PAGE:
Beesource Beekeeping Forums banner

1 - 20 of 20 Posts

·
Registered
Joined
·
19 Posts
Discussion Starter · #1 ·
Good afternoon, need some advice here. I'll start from the beginning. I'm in my 2nd year and purchased a 3 lb package March 16. I lost my first two hives over the winter. Things seemed to go well at first but yesterday I finally came to the conclusion I had laying workers, multiples eggs in cells, only drone brood and a rapidly declining population. I found a nuc locally and went and purchased one yesterday afternoon. I had done quite a bit of research in combining hives and decided the best method was the shake out the laying worker hive as a "safe bet." I didn't want things to go south and now seemingly they have. I got out about 10:00 this morning and took the laying worker hive 100 yards from the new nuc and shook out all the bees. They were on the new nuc in no time. I was quite surprised at how quickly everything happened. I figured at this point there is nothing I can do so I let it be. I went out and checked them at 3:00 this afternoon and saw quite a few dead bees on the ground in front of the hive and decided things had gone south so I donned the suit and checked on things. When I located the queen the bees were balling her and she was frantically running around the frame with bees latched onto her. I had saved the queen cage from the package I installed in March so ran inside and grabbed it. I delicately picked up the queen and brushed the other bees off of her and placed her in the cage, put a bit of marshmallow in the hole and put electrical tape over it. I put the queen cage in between two frames and put the hive back together.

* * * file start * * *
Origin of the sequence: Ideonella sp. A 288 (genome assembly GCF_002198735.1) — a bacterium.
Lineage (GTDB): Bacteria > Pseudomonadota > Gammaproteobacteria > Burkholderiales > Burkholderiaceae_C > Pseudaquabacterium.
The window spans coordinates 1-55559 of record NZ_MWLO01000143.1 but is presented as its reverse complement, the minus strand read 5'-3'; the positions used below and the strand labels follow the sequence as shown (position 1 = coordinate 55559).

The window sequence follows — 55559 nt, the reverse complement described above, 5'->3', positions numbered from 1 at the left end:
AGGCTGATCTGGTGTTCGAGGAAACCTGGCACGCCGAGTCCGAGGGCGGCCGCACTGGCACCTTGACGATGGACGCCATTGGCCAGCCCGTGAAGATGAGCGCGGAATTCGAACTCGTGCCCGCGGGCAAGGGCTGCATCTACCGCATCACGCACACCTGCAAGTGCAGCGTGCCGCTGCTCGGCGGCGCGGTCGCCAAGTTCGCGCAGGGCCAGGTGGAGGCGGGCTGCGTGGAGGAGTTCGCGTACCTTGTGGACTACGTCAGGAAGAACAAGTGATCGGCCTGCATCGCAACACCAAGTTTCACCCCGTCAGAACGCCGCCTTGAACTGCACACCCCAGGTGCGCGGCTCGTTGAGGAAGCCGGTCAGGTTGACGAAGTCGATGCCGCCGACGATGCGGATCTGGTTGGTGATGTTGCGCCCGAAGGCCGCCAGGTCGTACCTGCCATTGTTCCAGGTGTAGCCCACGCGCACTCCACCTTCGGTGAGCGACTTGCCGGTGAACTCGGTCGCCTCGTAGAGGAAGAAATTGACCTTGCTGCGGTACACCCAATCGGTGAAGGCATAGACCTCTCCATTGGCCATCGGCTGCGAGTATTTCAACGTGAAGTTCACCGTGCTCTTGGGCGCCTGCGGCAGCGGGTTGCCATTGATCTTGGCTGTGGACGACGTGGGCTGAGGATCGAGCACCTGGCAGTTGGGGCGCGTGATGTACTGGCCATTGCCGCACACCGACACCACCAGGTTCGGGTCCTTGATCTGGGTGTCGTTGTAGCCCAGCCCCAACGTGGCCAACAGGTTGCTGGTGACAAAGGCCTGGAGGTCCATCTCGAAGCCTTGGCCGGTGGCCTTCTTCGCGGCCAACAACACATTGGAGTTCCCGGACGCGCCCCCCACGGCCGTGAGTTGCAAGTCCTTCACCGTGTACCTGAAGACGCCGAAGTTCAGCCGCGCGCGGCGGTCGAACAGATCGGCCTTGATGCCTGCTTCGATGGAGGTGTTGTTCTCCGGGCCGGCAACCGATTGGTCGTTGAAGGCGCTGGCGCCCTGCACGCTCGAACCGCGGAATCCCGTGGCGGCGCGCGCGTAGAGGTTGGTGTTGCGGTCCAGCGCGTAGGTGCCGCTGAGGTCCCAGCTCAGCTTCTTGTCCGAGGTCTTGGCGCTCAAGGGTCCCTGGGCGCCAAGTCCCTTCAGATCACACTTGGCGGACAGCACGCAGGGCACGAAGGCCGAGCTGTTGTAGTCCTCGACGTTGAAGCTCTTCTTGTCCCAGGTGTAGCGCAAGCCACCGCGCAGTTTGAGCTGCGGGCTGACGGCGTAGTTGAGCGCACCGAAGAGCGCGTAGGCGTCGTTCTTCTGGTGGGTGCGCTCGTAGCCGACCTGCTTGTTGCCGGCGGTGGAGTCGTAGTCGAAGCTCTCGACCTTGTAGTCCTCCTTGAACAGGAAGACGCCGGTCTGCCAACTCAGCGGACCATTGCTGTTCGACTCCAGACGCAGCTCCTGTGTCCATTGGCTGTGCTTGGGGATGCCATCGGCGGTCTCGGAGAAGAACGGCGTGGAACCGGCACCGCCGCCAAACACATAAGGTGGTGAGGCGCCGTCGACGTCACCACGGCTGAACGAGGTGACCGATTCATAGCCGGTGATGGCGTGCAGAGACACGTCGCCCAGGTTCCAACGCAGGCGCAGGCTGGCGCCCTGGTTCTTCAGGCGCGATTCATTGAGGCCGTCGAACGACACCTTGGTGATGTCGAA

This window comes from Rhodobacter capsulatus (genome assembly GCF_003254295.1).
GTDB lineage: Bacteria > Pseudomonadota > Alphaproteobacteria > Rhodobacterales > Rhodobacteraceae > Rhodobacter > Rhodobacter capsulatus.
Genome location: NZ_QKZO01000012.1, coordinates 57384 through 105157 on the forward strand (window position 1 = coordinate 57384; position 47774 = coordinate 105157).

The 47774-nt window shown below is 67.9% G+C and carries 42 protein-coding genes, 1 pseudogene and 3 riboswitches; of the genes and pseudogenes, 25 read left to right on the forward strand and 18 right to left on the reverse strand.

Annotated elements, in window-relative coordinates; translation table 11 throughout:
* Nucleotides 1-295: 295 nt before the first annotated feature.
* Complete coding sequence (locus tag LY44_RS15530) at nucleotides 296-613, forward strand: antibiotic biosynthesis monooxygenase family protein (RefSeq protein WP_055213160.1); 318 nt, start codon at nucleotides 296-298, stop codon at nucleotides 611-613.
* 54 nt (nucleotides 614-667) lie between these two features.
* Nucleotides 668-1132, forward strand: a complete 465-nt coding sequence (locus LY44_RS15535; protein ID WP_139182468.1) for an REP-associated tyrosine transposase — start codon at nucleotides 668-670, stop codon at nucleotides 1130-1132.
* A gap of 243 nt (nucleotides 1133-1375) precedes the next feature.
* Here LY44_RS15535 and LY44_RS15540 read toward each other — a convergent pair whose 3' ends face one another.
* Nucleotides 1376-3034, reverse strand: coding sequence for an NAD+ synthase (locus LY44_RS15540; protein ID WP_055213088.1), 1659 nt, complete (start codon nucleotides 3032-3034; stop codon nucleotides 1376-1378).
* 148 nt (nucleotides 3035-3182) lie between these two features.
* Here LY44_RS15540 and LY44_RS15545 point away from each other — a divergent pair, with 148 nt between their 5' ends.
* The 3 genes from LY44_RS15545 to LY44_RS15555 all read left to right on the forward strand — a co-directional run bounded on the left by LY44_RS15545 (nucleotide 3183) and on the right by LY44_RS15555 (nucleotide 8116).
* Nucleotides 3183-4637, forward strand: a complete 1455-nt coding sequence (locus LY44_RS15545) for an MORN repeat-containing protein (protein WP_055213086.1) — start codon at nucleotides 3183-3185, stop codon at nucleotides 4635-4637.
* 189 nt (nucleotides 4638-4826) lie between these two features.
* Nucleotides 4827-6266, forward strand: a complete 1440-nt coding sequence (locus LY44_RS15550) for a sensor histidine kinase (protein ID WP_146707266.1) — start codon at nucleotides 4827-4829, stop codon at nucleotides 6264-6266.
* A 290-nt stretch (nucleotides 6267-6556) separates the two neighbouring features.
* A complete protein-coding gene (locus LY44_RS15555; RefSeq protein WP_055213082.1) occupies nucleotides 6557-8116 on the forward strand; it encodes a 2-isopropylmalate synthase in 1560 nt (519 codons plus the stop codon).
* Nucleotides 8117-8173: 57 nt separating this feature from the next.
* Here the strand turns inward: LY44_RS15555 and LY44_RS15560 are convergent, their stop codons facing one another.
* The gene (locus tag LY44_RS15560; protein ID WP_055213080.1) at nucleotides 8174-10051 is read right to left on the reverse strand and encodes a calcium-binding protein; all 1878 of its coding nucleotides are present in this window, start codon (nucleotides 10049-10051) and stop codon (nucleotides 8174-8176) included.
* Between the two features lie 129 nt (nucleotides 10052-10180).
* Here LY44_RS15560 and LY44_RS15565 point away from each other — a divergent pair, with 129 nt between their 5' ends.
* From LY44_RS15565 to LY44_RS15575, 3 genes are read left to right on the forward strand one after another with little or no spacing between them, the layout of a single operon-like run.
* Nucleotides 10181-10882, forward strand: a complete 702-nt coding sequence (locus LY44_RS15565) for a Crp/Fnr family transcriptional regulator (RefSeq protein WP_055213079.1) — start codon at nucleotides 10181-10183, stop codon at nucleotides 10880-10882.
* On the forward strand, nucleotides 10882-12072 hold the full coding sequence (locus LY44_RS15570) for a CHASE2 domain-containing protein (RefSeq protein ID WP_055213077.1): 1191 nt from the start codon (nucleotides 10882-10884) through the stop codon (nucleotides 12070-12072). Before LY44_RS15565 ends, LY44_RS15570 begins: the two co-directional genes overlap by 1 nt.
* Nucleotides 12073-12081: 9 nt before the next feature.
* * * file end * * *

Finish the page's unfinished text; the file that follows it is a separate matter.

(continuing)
I'm curious if this was the correct decision or if there were other ways to deal with my issue. My plan is to go back in a few days and see what their attitude towards her is. I'm hoping the pheromones from the open brood will calm the laying worker hive bees down and I really hope things go back to normal so I can release the queen. Any and all advice is welcome.
 

·
Registered
Joined
·
6,558 Posts
Package bees can be quite aged already when you get it. By now they have very little potential lifespan left so very dwindling value to another colony. It is not uncommon to have to give three successive frames of broods to get a laying worker hive turned around. If you put the new nuc where the laying worker hive had been that is not a plus either.

I have become pretty hard hearted about laying workers at that age and stage. I would have done the shakeout miles away and given the frames to the new nuc you bought. My suggestion would be to put the queen under a press in cage on some of her capped and emerging brood so she could continue to lay, rather than in the introduction cage you have her in. I have not been in exactly that position so maybe someone will have some more encouraging advice.

Wishing you luck,
 

·
Registered
Joined
·
3,135 Posts
Shaking out a LW hive is a bad bet unless there are far more queen right bees than LW.

Frankly I would but your LW hive back in place and get your nuc stable again. How big is your LW package now? Is your nuc still a nuc or in a full hive?

After your nuc is normal2-3 days and your queen is laying then you can worry about the LW package.
 

·
Registered
Joined
·
6,558 Posts
It is not going to be easy to undo the previous move; the bees are mixed now, are they not? How to separate?
 

·
Registered
Joined
·
3,135 Posts
Not disagreeing with you about that. Field bees are going to go back in large part. The frames will take more back but that will change quickly.
True cannot undo, just rewind some, how much depends upon how many were house and how many field.
 

·
Registered
Joined
·
19 Posts
Discussion Starter · #6 ·
That's not a bad idea, putting the LW hive could atleast get some of the aggressive bees back in the LW hives. I transferred the nuc into an 8 frame, that's how it currently sits. I'll go do that now and see what it looks like tomorrow. I'll post a reply in the morning. Thanks for the advice and keep it coming.
 

·
Registered
Joined
·
6,558 Posts
Not disagreeing with you about that. Field bees are going to go back in large part. The frames will take more back but that will change quickly.